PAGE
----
Over the past decade, owners who have sold teams saw their val- ues increase by between 7 and 11 percent annually, depending on the league, according to Scott Milleisen, head of JPMorgan Chase’s Private Bank Sports Finance Unit. Much of the growth resulted from richer media-rights agreements in recent years, he adds.
Some CEOs buy a team to fulfill a life-long fantasy. Others do it to run a different kind of business. Some want to bring a team to their city and others to keep one from moving away. Meet some of the business chiefs who have become team owners.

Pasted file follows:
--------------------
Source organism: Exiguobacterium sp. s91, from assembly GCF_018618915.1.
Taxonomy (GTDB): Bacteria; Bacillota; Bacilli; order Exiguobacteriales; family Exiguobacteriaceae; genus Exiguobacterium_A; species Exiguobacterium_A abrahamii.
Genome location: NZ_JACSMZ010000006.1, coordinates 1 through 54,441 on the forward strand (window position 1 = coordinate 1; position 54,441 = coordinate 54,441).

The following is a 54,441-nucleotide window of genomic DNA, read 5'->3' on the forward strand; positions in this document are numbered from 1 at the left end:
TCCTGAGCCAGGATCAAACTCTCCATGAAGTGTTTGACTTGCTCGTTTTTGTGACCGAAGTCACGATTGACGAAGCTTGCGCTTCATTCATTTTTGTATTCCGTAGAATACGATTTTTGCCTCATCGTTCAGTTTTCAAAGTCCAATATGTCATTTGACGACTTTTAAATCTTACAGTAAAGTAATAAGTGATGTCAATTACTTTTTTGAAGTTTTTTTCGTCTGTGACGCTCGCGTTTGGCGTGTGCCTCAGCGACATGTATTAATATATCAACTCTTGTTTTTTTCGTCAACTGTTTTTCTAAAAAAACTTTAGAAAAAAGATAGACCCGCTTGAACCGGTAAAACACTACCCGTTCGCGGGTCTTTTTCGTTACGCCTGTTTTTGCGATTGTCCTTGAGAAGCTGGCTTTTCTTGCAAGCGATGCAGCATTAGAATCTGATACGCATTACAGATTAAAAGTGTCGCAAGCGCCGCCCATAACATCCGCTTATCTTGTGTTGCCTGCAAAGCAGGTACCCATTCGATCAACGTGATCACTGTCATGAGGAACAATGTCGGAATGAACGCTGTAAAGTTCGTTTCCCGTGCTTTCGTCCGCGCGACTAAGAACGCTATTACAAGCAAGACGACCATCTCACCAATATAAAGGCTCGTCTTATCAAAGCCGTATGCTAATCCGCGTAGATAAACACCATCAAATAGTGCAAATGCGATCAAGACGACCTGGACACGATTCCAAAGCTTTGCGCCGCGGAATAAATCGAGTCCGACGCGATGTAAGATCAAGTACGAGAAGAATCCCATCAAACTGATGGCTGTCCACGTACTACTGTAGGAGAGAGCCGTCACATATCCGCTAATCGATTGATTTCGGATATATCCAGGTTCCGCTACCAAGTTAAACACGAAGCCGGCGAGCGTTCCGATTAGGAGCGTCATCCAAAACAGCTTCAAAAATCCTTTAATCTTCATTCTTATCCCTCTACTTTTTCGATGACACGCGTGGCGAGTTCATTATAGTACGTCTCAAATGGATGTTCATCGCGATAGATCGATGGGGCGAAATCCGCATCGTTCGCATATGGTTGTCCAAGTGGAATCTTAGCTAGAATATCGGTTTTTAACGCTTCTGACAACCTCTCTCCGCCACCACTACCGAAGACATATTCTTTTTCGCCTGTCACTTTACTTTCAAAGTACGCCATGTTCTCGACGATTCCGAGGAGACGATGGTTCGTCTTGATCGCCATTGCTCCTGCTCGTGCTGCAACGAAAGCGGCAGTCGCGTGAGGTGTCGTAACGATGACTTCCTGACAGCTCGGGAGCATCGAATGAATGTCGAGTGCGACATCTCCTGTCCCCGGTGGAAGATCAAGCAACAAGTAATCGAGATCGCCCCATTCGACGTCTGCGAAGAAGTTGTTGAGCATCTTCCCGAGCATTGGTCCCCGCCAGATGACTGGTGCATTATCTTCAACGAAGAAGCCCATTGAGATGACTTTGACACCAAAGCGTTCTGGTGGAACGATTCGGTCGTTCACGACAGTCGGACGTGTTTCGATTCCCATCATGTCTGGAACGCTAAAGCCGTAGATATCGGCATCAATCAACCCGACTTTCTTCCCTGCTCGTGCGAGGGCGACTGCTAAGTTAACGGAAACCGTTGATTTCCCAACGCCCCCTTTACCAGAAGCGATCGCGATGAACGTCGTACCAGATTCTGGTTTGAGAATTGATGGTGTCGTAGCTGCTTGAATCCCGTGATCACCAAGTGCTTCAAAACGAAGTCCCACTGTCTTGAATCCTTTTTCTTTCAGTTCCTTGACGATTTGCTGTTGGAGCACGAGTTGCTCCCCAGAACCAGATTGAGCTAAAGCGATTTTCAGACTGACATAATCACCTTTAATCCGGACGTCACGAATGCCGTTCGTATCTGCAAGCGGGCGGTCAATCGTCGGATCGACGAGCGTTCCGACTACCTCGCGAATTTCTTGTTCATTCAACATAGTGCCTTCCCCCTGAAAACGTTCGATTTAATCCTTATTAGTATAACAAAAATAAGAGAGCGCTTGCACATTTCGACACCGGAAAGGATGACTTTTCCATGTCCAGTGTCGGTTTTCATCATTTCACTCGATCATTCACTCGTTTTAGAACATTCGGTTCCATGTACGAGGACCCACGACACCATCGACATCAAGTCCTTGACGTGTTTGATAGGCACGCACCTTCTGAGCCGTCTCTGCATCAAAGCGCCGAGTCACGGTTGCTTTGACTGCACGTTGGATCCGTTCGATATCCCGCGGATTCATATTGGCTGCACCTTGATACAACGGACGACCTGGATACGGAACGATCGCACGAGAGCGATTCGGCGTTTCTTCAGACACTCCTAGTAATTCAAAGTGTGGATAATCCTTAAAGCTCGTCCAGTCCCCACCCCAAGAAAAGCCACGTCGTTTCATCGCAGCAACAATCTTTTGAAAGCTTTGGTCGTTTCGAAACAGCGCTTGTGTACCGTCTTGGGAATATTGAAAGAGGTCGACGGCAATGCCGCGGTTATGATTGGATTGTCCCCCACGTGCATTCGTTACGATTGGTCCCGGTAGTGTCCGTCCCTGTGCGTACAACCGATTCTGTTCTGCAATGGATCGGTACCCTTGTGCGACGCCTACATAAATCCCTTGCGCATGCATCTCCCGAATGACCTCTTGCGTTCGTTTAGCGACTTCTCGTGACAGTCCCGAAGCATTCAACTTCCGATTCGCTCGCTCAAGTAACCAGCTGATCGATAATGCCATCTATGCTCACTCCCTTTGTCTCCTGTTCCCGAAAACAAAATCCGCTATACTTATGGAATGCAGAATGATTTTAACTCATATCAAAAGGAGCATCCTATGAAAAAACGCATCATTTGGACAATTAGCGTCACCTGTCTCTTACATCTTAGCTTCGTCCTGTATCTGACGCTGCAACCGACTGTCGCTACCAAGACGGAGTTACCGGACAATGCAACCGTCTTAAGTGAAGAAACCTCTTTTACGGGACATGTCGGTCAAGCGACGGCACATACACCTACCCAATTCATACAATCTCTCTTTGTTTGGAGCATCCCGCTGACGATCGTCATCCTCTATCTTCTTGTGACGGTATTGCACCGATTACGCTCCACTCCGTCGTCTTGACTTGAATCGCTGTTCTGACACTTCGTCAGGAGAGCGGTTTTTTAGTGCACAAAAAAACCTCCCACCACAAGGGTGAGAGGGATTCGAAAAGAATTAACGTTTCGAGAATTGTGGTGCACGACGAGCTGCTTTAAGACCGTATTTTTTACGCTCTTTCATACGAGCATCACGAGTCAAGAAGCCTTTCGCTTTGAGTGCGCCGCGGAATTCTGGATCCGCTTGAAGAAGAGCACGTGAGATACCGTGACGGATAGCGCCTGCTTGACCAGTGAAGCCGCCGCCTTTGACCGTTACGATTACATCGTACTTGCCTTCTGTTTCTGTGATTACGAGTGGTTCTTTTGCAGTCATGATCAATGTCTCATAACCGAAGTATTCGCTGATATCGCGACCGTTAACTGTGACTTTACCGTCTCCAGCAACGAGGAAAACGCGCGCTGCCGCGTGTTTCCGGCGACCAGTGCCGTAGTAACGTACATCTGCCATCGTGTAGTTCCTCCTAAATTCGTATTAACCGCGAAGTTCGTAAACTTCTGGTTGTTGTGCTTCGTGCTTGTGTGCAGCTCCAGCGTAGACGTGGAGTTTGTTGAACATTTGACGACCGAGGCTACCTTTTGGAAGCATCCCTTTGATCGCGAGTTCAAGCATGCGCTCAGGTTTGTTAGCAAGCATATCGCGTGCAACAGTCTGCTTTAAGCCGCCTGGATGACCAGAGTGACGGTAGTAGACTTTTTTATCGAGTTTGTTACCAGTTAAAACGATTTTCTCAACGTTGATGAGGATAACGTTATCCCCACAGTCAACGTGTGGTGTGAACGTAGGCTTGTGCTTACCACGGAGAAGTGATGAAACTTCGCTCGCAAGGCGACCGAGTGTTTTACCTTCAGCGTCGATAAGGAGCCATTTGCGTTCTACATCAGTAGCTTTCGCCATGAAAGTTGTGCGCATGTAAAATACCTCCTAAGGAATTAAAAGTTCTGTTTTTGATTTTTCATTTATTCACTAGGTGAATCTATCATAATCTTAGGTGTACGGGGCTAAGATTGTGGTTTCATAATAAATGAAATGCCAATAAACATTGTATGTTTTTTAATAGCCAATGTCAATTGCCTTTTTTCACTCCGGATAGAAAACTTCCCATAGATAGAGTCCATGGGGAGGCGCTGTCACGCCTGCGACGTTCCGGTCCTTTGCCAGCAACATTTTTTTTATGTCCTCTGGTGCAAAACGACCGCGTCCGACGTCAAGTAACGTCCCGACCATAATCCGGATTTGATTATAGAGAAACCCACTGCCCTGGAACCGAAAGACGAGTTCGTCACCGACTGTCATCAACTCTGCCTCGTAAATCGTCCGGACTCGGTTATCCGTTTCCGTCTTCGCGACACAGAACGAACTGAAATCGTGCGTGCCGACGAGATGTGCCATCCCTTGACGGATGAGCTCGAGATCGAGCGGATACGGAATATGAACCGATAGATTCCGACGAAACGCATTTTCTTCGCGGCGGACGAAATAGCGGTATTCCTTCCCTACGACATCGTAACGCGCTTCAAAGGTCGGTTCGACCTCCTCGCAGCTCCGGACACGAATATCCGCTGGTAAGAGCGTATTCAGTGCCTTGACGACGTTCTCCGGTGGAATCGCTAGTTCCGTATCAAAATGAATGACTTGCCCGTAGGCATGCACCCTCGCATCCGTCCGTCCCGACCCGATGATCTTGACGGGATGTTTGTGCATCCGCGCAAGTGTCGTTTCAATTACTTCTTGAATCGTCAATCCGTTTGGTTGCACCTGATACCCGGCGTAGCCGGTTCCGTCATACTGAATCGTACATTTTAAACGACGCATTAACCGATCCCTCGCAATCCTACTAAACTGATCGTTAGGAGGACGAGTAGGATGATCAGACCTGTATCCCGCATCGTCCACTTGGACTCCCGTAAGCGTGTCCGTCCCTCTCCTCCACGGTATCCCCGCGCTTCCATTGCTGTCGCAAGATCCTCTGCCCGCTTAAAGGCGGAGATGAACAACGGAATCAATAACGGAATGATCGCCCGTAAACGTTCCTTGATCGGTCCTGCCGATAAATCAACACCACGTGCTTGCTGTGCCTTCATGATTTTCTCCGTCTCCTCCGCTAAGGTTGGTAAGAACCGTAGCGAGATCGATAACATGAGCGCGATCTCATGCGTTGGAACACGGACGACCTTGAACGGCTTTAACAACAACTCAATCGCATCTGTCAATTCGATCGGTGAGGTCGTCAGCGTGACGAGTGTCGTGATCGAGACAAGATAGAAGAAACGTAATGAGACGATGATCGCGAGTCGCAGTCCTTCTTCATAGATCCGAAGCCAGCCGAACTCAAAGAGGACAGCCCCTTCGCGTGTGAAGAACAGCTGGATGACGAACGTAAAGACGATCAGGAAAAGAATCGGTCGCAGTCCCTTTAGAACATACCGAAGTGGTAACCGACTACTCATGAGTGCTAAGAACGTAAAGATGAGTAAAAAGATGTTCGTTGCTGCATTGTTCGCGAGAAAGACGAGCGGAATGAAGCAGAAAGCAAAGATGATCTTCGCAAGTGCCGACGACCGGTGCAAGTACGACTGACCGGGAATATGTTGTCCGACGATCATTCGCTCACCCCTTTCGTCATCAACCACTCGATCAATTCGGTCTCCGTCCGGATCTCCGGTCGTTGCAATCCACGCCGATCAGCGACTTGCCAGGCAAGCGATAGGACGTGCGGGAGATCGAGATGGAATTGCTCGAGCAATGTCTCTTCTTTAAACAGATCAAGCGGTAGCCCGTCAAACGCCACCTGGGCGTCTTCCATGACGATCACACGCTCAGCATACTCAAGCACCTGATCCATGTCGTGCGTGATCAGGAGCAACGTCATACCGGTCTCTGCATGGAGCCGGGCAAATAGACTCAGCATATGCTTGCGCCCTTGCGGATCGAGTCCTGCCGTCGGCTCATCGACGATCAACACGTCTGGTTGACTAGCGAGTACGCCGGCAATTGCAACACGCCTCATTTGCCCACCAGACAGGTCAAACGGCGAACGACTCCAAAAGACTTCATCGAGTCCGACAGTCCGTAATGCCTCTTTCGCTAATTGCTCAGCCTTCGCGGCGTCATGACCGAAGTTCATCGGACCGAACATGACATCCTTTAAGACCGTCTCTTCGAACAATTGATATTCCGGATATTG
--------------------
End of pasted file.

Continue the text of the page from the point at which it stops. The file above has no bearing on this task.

Greek mythology’s Icarus, using wax wings, crashed because he flew too close to the sun. But a fair number of today’s CEOs harness the wind to skim across snow, ocean, surf, sand or paved surfaces at 40-plus miles per hour, even uphill.Barry Barr, CEO of KAVU True Outerware, got hooked on free flight when his father, a pioneer during the infancy of hanggliding, duct-taped him to his chest and they ski-launched down a mountain in Sun Valley. Now a paraglider, he has been flying in the Americas, Europe and the Pacific over the last 23 years. Barr tries to paraglide everywhere he goes and he encourages the company’s staff to drop everything and get outside when the weather is good. In fact, there’s even a contest for the KAVU employee who sleeps outside most often during the year—the prize is a pair of ski passes.Dirk Van Rees, president of Courtroom Visuals, has been paragliding for 10 years and flies all over the world. He also flies tandem, taking along family and friends for fun, or flying with tourists over Aspen and Snowmass for a paragliding tourism service.Jeff Hamann, president of Hamann Companies, flies a powered paraglider, which includes a motor backpack unit to give thrust to a climb. In the last eight years, he covered almost the entire distance between Arizona and Panama, and he expects to fly the remaining parts by year’s end. On a recent group trip, he flew over the nearly impenetrable rain forest of Panama’s Darien Province, home to crocodiles and FARC guerillas.“When it’s windy and I’m in the office, my staff wonders why I’m there and not out sailing,” says David Troup, CEO of Solinus. A windsurfer for the last 30 years, he sometimes hits 44-plus miles per hour and somersaults up to 40 feet over waves. Troup hauls his gear on business trips and surfs between meetings. An extreme sports omnivore, he also does stand-up surfing, giant slaloming, snowboarding, kiteboarding, skiing, rock climbing, mountain biking, sailboating and flying. When he was 15, he raced in the Windsurfer World Championships. You can see him in various snowboard pants and gear in many of the photos which he has posted online showcasing to the CEOs of the world, that work is not everything. One should also know how to blow off steam and have a hobby.The challenge of jumping out of a plane 13,000 feet in the sky and plummeting to earth at 160 miles per hour has helped Dave Afre of Apollo Innovations “sweat the small stuff and overcome those self-limiting beliefs we hold, sometimes.”Entrepreneur Peter Shankman has skydived over 220 times, all over the world, “whenever I’m in a city with a drop zone. Sadly, it’s never enough.” He’s also completed 13 marathons and seven Olympic distance triathlons.As Brandon Radcliff, president of Specialty Watercraft, makes his safety check before a jump, he says to himself, “No. 1. Gravity is non-negotiable; No. 2. For everything else, see No. 1.”